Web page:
In Canada, the remains of 215 children have been found on land belonging to a former residential school established over a century ago to integrate the country’s indigenous peoples, according to a local tribe.
In a statement released Thursday, the “Tequimloops Te Squibymak tribe said an expert had used underground radar to confirm the presence of student remains on school grounds near Kamloops, British Columbia. Read also How did indigenous women disappear in America and Canada? “Hoshilaga” … An Arab novel about American Indians that evokes Palestine and the indigenous peoples of America Blood Democracy. How America Was Founded on the Remnants of Indigenous Peoples?
“Some of them are only three,” said tribal chief Rosan Casimir, describing the case as “an unimaginable loss which has been spoken of but never documented” by school officials. She added that the preliminary results of this discovery are expected to be published in the report next month.
Meanwhile, the tribe is working with forensic scientists and museums to try to find out what happened and find traces of these deaths.
She also tries to connect with the home communities of students across British Columbia and beyond.
For his part, Canadian Prime Minister Justin Trudeau said on Twitter Friday evening that the discovery of the body “breaks my heart”, adding: “It is a painful memory of this dark and shameful chapter of the history of our country “.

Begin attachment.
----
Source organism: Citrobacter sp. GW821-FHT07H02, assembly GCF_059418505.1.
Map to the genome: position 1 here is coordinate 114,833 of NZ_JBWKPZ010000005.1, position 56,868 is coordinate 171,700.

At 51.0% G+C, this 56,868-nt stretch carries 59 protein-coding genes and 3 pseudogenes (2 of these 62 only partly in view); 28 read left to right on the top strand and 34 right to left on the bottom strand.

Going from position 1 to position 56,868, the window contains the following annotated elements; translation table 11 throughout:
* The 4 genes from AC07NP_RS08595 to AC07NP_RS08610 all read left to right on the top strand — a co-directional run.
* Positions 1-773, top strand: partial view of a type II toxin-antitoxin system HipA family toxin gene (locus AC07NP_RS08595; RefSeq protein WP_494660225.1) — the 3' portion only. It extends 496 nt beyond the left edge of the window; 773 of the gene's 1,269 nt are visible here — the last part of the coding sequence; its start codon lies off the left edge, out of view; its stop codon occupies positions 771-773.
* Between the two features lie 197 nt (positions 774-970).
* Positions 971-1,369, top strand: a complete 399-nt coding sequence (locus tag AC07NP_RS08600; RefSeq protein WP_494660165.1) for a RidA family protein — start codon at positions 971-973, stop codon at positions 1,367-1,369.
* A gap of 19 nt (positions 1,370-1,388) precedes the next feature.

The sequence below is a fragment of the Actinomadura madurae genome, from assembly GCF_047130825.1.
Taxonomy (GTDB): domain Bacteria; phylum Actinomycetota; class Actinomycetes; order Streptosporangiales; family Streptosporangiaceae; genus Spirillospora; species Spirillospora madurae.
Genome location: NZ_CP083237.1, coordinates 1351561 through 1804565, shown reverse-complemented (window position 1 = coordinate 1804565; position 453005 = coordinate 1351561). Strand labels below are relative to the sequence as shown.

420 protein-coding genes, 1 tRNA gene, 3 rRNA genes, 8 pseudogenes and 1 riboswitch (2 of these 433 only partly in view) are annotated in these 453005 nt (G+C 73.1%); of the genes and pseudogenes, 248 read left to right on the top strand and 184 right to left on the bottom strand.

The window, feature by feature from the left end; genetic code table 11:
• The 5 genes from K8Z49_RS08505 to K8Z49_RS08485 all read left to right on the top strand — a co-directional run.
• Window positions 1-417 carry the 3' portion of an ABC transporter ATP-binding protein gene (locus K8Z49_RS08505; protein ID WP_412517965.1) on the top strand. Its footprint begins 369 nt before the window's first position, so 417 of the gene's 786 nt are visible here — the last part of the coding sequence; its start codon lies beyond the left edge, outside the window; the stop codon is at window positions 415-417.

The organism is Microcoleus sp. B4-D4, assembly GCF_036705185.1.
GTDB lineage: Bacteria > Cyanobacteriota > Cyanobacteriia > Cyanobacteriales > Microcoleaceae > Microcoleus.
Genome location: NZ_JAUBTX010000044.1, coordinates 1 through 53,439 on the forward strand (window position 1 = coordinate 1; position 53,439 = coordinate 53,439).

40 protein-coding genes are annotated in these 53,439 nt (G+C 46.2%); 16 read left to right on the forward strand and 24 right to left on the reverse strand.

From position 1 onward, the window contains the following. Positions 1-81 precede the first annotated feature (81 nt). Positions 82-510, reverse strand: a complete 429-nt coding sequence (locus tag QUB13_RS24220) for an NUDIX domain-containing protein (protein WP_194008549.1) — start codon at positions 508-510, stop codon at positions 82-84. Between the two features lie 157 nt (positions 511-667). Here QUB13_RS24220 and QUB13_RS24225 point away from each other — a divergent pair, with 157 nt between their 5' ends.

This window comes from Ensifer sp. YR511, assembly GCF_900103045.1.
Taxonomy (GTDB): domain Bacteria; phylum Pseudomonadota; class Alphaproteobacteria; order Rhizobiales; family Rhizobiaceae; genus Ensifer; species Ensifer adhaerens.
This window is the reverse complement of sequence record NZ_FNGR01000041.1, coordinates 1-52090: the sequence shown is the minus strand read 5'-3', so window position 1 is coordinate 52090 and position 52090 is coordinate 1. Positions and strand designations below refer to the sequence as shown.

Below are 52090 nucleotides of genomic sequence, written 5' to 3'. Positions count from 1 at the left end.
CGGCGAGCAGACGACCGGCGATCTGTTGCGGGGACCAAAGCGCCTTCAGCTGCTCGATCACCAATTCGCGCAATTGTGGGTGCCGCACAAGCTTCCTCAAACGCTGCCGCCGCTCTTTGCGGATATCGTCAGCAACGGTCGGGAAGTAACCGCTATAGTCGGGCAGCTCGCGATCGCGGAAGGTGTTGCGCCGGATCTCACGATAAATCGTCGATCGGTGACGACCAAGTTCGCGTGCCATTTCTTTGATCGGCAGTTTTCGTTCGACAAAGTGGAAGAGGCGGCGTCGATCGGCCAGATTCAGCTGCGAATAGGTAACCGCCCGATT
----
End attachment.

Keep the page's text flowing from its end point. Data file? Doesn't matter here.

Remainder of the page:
Canadian Minister of Crown and Indigenous Relations Caroline Bennett reiterated Trudeau’s message, announcing government support to Indigenous families and communities for their “recovery as we honor their lost parents.” / p>
The Kamloops Indian Residential School was the largest of 139 residential schools established at the end of the 19th century and accommodated 500 students.
The school was run by the Catholic Church on behalf of the Canadian government between 1890 and 1969.
Tens of thousands of victims
About 150,000 indigenous boys and girls were forced to enroll in these schools, where they were subjected to physical violence and sexual assault and were stripped of their culture and language.
The Truth and Reconciliation Commission of Canada has identified or disclosed information regarding at least 3,200 children who died as a result of abuse or neglect while in residential school, but the exact number is still unknown.
In 2008, Ottawa formally apologized for what the committee later called “cultural genocide”, in a settlement amounting to C $ 1.9 billion (1.6 billion billion US dollars) paid to former students.